President Biden came into office vowing to make “harm reduction” — a public health approach geared toward helping drug users stay safe rather than abstain — a pillar of his drug policy agenda, at a time when illicit fentanyl has driven a surge in overdose deaths. His strategy is in danger of being derailed by a Washington drama over “crack pipes” that is more about political gamesmanship than public health. The clash is a revival of decades-old fights over clean needle exchange programs that addiction experts hoped had finally been laid to rest. Lawmakers of both parties introduced legislation to bar federal funding for “drug paraphernalia” in response to a story in the Washington Free Beacon, a conservative website, asserting that federally funded addiction treatment programs would distribute pipes for smoking crack cocaine as part of “safe smoking kits.” White House officials said tax dollars would not be spent on pipes, the New York Times reports.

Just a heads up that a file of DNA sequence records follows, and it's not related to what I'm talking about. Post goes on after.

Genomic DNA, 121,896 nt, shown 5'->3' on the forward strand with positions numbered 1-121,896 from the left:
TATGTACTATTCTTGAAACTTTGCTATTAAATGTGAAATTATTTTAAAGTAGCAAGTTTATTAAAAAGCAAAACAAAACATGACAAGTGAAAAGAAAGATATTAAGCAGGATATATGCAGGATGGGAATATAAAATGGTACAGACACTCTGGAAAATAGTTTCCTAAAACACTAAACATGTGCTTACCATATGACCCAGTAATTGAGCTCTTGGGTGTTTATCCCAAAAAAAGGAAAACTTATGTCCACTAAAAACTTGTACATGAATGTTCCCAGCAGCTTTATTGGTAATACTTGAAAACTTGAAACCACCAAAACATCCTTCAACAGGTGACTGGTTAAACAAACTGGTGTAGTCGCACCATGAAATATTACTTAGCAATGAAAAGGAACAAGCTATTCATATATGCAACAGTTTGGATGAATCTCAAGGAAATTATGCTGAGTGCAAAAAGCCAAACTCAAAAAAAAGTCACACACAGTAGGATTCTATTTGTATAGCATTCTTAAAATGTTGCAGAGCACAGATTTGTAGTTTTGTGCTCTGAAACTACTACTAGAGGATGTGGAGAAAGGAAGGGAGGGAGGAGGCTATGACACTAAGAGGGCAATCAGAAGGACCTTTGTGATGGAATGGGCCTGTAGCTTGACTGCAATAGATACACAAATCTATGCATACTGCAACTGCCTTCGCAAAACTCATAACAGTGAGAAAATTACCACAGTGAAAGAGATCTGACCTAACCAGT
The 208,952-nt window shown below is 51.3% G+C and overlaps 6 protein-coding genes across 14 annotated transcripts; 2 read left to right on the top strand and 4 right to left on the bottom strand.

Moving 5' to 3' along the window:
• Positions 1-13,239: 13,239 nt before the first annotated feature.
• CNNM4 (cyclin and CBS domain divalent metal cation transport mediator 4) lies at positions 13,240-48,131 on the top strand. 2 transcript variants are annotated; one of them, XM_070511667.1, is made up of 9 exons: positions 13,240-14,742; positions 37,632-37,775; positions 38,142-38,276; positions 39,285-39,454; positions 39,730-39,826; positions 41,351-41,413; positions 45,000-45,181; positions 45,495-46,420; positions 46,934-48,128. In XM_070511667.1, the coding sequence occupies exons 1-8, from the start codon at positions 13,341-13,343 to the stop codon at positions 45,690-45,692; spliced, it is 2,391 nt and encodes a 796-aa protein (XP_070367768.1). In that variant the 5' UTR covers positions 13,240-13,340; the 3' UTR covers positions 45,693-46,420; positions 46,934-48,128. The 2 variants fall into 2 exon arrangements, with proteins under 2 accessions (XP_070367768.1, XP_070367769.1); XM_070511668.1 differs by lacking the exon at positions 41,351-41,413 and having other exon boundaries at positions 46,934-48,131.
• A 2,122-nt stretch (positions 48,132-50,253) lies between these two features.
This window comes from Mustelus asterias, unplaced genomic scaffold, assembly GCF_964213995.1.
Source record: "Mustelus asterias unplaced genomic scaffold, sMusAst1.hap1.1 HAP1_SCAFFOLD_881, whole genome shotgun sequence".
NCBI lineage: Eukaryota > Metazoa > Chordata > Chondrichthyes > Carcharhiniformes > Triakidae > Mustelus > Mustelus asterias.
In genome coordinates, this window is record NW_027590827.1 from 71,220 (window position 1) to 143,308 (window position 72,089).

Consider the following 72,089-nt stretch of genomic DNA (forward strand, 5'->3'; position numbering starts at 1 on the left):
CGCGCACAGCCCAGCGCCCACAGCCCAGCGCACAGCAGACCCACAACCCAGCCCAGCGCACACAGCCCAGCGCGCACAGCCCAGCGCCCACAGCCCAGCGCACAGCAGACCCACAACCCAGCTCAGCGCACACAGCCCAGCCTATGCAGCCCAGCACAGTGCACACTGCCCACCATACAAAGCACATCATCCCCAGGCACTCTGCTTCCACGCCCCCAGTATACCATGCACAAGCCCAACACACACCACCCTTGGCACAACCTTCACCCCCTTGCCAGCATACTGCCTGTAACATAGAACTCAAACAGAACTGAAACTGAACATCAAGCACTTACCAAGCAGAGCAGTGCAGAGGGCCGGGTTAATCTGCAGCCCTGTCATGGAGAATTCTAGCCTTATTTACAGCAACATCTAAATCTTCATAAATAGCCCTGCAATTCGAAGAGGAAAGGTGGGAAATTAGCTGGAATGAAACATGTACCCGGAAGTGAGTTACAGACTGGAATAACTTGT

With the Beacon story ricocheting around the conservative ecosystem — amplified by Republican including Senators Tom Cotton of Arkansas and Ted Cruz of Texas — Congress is pursuing plans not only to bar federal funding for “crack pipes,” but to impose restrictions on a new program that would have, for the first time, allowed federal funds to be spent on sterile needles for “syringe services” programs. Multiple studies have shown that distributing new syringes to drug users reduces the spread of blood borne diseases among drug users, including H.I.V., hepatitis C and lethal heart infections. Some harm reduction programs do include sterile pipes — which are used for smoking methamphetamine and fentanyl as well as crack cocaine — in such kits, with the intent of preventing infectious disease or injury in drug users who might otherwise rely on contaminated paraphernalia. Harm reduction workers often try to steer users toward smoking rather than injecting, which poses a higher risk of infection and overdose. There is no evidence that the Biden administration intended to pay for distribution of pipes. Nonpartisan fact checkers have debunked the claim.